Today’s tillers are both exceedingly powerful and surprisingly efficient, and they’re becoming a more common addition to the stable of home landscaping tools enjoyed in residential environments. Those new to tillers, however, can probably benefit from a few quick tips that will make the whole process a bit easier, safer, and faster to complete. Before getting started with a brand new Cub Cadet garden tiller, consider a few tips that will make it easy to manage challenging terrain, compacted soil, and some of the more common frustration points encountered by the average homeowner.
Start with Safety Before Starting the Tilling Process
Tillers’ ability to dig through the soil and provide a fertile environment for early planting is largely because they have very sharp tines and very powerful engines. To avoid major injuries, always start the tiller outdoors in an open area, away from pets or other bystanders. Adjust the tines only when the equipment has been turned off and the spark plug removed, and always use appropriate gloves and other safety gear to get the job done. When tilling, walk slowly and deliberately to avoid hitting rocks or creating projectiles of lawn debris. To be safe, wear protective goggles that will keep any airborne debris from damaging the eyes.
Getting Started: Key Tips for Better, Easier Tilling Around the Home
With safety precautions taken and the tiller ready to start operation, homeowners should consider a few basic tips to make their job just a touch easier from start to finish. Among the most common ways to improve the tilling experience:
- Don’t Get Overly Ambitious with Tilling Depths
Using a tiller is much like using a snowblower after a particularly severe winter storm: For the rest results, it’s a good idea to start shallow and dig deeper over time. This is especially true if an area has never been tilled or otherwise maintained previously. Till just an inch or two into the soil and then, when that work is finished, adjust the tines and go a bit deeper. This will prevent jammed tines and overheated engines, which could otherwise lead to some serious maintenance headaches.
- Prepare for Tilling By Watering the Area
Moist soil is far easier to till than dry, compacted soil that hasn’t seen a drop of water in days or weeks. To make tilling just a bit easier, prepare by extensively watering the areas a day or so in advance of the work. This will loosen the soil slightly and, when combined with shallower initial tilling depths, will make it easier to get the job done without headaches or equipment damage.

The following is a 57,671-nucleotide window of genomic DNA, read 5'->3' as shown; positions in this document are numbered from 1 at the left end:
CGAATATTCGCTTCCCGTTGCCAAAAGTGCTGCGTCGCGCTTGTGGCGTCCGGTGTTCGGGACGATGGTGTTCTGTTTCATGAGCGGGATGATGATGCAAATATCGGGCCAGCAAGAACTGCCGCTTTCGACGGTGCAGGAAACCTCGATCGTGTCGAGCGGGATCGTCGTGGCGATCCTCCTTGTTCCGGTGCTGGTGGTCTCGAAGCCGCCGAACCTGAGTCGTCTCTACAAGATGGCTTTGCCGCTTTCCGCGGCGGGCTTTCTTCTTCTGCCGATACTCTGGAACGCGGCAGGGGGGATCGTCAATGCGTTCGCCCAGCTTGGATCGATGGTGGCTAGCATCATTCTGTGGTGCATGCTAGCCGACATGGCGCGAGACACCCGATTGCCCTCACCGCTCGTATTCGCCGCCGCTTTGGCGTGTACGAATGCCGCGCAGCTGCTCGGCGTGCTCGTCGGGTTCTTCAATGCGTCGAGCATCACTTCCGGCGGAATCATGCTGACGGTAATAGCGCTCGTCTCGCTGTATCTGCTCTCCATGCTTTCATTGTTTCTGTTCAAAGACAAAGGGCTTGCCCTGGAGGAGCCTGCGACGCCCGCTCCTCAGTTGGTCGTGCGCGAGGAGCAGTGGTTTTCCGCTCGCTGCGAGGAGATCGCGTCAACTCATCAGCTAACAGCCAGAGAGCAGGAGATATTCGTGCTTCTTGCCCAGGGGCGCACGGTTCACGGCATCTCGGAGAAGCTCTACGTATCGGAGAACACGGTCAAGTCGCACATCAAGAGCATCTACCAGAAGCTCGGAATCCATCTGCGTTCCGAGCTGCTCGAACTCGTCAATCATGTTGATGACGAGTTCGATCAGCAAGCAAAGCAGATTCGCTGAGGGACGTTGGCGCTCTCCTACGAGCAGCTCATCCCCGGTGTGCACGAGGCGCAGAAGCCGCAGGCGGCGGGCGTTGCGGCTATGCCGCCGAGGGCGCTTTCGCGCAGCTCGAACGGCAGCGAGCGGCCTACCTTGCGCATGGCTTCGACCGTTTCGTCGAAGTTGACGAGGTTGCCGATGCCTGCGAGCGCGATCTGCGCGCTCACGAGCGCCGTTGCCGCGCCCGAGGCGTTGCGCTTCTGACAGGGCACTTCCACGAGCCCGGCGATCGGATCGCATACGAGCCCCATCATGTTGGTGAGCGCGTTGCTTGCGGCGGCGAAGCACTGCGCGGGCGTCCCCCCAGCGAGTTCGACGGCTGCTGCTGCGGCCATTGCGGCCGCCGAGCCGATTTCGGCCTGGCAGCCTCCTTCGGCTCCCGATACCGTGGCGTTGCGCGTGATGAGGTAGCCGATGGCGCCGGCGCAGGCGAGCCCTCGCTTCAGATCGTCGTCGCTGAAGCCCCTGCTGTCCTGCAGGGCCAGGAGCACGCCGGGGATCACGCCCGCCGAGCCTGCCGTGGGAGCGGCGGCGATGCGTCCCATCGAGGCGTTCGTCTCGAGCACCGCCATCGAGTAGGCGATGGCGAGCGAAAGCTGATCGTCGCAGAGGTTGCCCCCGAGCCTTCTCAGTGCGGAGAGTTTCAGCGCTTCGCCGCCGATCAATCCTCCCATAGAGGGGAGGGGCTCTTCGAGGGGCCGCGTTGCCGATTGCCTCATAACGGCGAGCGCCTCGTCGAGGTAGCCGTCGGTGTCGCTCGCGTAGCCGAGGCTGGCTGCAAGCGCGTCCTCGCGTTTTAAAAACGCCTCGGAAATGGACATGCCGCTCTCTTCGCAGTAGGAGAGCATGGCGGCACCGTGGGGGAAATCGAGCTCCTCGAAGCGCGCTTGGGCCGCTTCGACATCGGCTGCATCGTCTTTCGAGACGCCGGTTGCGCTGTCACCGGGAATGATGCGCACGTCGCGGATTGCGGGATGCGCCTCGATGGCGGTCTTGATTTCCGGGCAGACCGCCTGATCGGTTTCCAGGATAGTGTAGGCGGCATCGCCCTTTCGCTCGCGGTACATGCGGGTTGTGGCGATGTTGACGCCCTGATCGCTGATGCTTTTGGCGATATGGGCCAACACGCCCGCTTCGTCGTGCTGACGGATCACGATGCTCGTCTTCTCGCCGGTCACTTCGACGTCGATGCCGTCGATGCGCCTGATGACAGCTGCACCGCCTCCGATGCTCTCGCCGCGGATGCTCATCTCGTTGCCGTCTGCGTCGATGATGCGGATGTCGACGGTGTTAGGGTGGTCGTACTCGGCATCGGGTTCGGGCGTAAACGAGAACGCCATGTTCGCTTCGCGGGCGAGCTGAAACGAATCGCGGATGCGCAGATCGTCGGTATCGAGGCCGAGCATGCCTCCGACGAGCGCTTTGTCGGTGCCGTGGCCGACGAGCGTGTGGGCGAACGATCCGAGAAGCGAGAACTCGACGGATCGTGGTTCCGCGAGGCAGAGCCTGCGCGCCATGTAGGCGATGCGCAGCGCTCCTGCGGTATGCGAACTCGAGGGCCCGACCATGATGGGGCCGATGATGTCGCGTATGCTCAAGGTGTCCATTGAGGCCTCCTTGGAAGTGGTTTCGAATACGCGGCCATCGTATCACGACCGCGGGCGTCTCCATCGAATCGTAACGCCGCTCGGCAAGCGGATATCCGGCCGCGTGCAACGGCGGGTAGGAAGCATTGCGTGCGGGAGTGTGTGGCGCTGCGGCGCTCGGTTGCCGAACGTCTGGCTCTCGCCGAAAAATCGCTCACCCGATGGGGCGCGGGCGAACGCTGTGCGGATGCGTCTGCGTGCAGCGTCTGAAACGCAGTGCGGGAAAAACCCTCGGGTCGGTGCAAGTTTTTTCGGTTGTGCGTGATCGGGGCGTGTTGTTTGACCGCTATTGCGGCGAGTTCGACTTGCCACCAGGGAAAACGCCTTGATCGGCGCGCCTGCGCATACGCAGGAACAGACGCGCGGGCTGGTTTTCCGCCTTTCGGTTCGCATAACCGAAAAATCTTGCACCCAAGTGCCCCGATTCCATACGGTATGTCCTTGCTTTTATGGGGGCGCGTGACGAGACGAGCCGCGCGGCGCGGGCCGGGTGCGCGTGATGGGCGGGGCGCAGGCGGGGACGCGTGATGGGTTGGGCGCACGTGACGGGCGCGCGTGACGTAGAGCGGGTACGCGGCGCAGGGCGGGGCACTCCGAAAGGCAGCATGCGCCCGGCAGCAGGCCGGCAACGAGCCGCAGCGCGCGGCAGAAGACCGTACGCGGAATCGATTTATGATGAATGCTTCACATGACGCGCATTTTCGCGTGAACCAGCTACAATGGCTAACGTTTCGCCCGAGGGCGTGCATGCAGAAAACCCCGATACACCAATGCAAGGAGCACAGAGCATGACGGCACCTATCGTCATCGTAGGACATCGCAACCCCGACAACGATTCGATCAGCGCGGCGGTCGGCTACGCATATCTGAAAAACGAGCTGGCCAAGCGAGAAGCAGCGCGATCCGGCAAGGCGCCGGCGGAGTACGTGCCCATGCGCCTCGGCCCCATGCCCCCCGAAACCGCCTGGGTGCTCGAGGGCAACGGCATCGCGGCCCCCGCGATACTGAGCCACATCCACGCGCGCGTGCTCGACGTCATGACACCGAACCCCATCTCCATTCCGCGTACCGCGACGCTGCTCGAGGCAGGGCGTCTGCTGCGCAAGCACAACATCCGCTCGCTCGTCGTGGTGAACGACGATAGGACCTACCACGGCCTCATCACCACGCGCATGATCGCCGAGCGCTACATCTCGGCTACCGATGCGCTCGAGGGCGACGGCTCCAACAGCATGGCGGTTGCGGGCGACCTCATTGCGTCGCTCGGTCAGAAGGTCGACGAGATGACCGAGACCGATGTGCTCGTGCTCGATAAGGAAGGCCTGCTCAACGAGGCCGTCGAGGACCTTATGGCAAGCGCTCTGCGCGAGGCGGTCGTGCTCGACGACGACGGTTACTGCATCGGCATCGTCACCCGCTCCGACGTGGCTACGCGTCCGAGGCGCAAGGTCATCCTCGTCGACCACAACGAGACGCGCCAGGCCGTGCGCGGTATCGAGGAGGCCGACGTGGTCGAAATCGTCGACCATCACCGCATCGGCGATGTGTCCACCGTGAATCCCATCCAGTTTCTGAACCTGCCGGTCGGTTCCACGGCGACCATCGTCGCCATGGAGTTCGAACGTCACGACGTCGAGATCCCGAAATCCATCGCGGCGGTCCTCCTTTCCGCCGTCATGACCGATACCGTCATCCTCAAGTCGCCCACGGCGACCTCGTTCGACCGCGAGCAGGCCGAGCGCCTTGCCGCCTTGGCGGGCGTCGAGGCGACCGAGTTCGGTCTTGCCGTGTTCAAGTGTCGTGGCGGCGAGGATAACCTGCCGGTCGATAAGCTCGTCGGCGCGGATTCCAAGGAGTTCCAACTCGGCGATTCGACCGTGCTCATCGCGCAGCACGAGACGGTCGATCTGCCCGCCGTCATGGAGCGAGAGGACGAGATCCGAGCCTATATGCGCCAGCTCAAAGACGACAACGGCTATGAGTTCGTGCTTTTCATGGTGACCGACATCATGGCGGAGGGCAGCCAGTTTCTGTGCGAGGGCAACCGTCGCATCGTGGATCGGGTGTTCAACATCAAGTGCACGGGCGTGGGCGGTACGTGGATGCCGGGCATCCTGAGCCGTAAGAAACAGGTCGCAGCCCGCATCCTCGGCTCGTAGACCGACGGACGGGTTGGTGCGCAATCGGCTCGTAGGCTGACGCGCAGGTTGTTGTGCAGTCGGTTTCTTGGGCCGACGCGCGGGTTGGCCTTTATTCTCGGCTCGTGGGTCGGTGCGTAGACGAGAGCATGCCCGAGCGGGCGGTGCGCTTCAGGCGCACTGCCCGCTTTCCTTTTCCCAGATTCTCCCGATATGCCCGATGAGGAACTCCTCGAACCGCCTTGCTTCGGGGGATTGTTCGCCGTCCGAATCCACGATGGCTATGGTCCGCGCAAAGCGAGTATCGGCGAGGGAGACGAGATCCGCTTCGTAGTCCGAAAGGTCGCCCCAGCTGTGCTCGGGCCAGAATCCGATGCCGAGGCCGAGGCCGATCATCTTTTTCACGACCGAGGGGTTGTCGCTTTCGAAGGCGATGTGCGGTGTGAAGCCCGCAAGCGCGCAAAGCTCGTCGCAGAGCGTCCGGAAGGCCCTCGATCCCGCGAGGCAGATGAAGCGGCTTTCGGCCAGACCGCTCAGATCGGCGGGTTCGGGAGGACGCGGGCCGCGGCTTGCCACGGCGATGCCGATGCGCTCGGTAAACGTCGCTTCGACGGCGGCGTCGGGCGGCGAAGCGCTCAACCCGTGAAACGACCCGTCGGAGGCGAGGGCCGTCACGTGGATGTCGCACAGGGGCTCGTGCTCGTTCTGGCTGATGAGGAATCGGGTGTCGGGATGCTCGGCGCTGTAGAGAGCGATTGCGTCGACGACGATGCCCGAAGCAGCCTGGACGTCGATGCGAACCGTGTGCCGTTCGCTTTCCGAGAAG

- Go Along for the Ride and Let the Tiller Do the Work
Homeowners who are new to tiller operation have a tendency to “force” the equipment to do things that it wouldn’t ordinarily do. Some homeowners push the equipment forward at a pretty fast clip, when the truth is that most Cub Cadet tillers are self-propelled and will operate at the perfect speed for ground conditions. Let the tiller do the work here and enjoy less fatigue, less wasted fuel, and fewer maintenance concerns.
Another key thing to remember is that the tiller should never be forcibly pushed downward into the soil. The tines are deliberately adjusted to the perfect depth in advance of tilling procedures. They can be readjusted later and the area can be covered a second time, but the tiller should never be forcibly subjected to deeper tilling if it isn’t prepared in advance. Doing so can ruin the tines and cause major problems.
- Use Extreme Caution on Solid Ground
Very solid, compacted, and hard soil can cause major problems for the tiller. The nature of the tines means that tillers in this environment have a tendency to rapidly accelerate and move forward at a high rate of speed. Be vigilant during tilling and, if this behavior occurs, be prepared to stop the equipment and let go of the handlebars. Never attempt to hold the equipment back, since this can damage both the tiller and the operator.
- Don’t Let Interactions with Debris Go Unanswered
Most homeowners will occasionally run into a rock or other debris as they’re tilling the land around the home. That’s perfectly normal, and tillers are generally designed to withstand the occasional interaction with lawn debris. It’s important, however, to make sure that no damage has been done. Before continuing with scheduled tilling, stop the equipment and give it a thorough inspection to make sure that no permanent damage has been done to the shields, tines, and other key parts of the machine.
For Tillers, Parts, and Safety Gear, Check Out CubParts.com
Safe and enjoyable use of tilling equipment from Cub Cadet often means using the company’s OEM replacement parts during maintenance and its safety gear during operation. CubParts.com makes it easy to find everything homeowners need, with an intuitive online parts lookup tool that can suggest the proper replacement items by using the tiller’s engine manufacturer, model number, or the exact part number required. It’s a great way to stay safe and effective all season long.